Once upon a time, if you bought a child a chemistry set, you could find a tube of potassium permanganate in it. This potent oxidizing agent reacts with a range of organic compounds.
For example, it can oxidize iron and hydrogen sulfide (the rotten egg smell) in water treatment. It can also be used to control taste and odor in drinking water and to improve sludge dewatering.
Among the most popular potassium permanganate uses in water treatment, it is a strong oxidizing chemical, so it’s used in disinfection and odor control in water treatment. It effectively removes organic material and bacteria and reduces dissolved iron, manganese, and other heavy metals. It also oxidizes hydrogen sulfide and other odor-causing compounds in water.
It’s often combined with other chemicals to treat specific water contaminants. For example, it is commonly used with copper sulfate to reduce iron and manganese in drinking water. It’s also used with ozone to reduce sulfide odors.
Because potassium permanganate irritates skin and leaves dark stains, it’s essential to protect the eyes and hands when handling it. It should never be ingested or inhaled. It is poisonous at high concentrations and can cause severe burns, so it should be kept out of reach of children. It should be stored in the original containers and protected from physical damage. It’s a good idea to have your water tested before using it.
Potassium permanganate can oxidize hydrogen sulfide, other organic contaminants, iron, and manganese. According to the Environmental Protection Agency, it’s also better than chlorine at removing odor from water. In addition, it kills pesky freshwater organisms like Asiatic clams and zebra mussels in reservoirs and water treatment plants.
It’s used to treat well water that contains iron and hydrogen sulfide, which produce the “rotten egg” odor. It’s also good at preventing the buildup of iron and manganese in filters, and it improves sludge dewatering.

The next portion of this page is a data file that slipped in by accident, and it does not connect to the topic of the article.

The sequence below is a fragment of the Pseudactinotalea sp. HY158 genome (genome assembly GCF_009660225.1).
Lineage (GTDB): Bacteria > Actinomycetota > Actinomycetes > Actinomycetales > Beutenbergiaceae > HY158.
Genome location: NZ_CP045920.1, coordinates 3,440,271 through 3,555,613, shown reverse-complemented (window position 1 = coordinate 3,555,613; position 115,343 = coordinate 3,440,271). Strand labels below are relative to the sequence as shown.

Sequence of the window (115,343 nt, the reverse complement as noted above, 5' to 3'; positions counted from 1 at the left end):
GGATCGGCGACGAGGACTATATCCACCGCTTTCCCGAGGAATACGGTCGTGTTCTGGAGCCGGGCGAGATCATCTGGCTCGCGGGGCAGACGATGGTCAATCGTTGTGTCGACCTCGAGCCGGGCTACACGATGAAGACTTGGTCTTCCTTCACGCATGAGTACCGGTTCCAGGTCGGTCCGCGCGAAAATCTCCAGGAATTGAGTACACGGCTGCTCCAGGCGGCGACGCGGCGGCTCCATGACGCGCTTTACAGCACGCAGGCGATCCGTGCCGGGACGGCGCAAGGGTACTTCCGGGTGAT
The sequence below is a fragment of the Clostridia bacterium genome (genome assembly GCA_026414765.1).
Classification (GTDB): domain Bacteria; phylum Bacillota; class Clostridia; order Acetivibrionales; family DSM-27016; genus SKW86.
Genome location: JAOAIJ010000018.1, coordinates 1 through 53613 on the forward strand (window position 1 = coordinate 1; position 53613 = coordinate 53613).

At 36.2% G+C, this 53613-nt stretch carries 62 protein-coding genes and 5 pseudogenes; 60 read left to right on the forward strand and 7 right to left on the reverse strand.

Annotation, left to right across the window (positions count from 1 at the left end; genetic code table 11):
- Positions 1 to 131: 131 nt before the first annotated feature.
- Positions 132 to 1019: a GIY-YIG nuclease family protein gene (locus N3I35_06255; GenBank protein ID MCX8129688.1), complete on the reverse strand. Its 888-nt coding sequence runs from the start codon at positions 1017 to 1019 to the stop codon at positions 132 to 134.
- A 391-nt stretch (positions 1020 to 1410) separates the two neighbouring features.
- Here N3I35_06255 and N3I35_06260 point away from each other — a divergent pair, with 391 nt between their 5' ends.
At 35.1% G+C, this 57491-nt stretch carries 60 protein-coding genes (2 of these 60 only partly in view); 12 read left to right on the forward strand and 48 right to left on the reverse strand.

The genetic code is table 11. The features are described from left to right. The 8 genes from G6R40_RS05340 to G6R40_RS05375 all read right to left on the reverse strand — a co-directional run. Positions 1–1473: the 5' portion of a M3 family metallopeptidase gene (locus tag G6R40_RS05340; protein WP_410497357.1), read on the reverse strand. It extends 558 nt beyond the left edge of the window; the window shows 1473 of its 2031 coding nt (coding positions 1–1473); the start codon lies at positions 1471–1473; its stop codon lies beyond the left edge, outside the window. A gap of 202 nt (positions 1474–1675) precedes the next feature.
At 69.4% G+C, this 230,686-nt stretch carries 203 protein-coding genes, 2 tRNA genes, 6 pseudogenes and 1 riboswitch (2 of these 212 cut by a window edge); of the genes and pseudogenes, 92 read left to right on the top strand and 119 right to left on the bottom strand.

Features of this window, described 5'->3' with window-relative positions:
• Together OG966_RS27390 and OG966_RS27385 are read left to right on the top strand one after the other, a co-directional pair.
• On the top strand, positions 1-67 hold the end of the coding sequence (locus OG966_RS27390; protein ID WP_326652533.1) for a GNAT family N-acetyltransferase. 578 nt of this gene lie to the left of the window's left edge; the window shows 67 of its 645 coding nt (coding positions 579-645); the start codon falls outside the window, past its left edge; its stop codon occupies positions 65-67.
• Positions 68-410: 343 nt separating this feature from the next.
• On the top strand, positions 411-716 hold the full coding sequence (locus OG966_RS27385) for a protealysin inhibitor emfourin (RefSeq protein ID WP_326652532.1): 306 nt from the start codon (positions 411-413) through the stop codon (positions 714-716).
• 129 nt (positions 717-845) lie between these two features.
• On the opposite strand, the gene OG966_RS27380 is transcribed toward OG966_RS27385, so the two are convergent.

Unlike most strong oxidants, potassium permanganate doesn’t produce objectionable trihalomethanes. It can also control organic contamination and phenolic tastes, but doesn’t work against algal tastes and odors like chlorine dioxide or ozone.
Potassium permanganate is a caustic irritant when dry, so it’s recommended to use gloves and protective eyewear when handling it. It can stain skin brown, so it’s important to rinse away any contact immediately. A diluted solution of KMnO4 can be used to treat dermatitis and fungal infections. It also kills the parasite Ichthyophthirius multifiliis, which infects and usually kills freshwater fish.
One of the potassium permanganate uses in water treatment is to eliminate odors and reduce iron and manganese levels. It oxidizes dissolved iron and manganese, turning them into solid particles that can be filtered out of the water.
The oxidation process also kills bacteria, viruses, and other organisms that might be present in the water. It can also oxidize organic pollutants, breaking them into smaller molecules or tiny particles that can be removed from the water.
The chemical is highly poisonous and irritates the skin, so keeping the concentrated form of potassium permanganate away from children is vital. It is a dark purple or black substance with the chemical formula KMnO4. It should be stored in a cool, dry place, protected from physical damage.
The compound’s staining properties are used in the film and TV props industry, where it is used to discolor fabrics. It also produces dramatic, deep brown stains on metals like stainless steel and glass.
In the garden, potassium permanganate oxidizes organic matter in the soil to reduce the amount of nitrogenous waste and helps to control fungal growth. It is readily available in pharmacies and specialized horticultural outlets.
In rural areas, potassium permanganate removes iron and hydrogen sulfide (rotten egg smell) from healthy water. A solution is applied to the ground surface, and a pipe network is inserted downstream of the contamination. The polluted groundwater is pumped into the permanganate system, which oxidizes the contaminants. The oxidized chemicals are reduced to less toxic forms that can be more easily disposed of in public sewers or into a nearby river or pond.
When dissolved in water, potassium permanganate produces deep brown manganese dioxide that stains skin and other materials. It can also oxidize phenolic and amine compounds to produce very toxic substances. Its oxidative properties make it an adequate substitute for chlorinating reagents in drinking water treatment, avoiding the formation of harmful byproducts.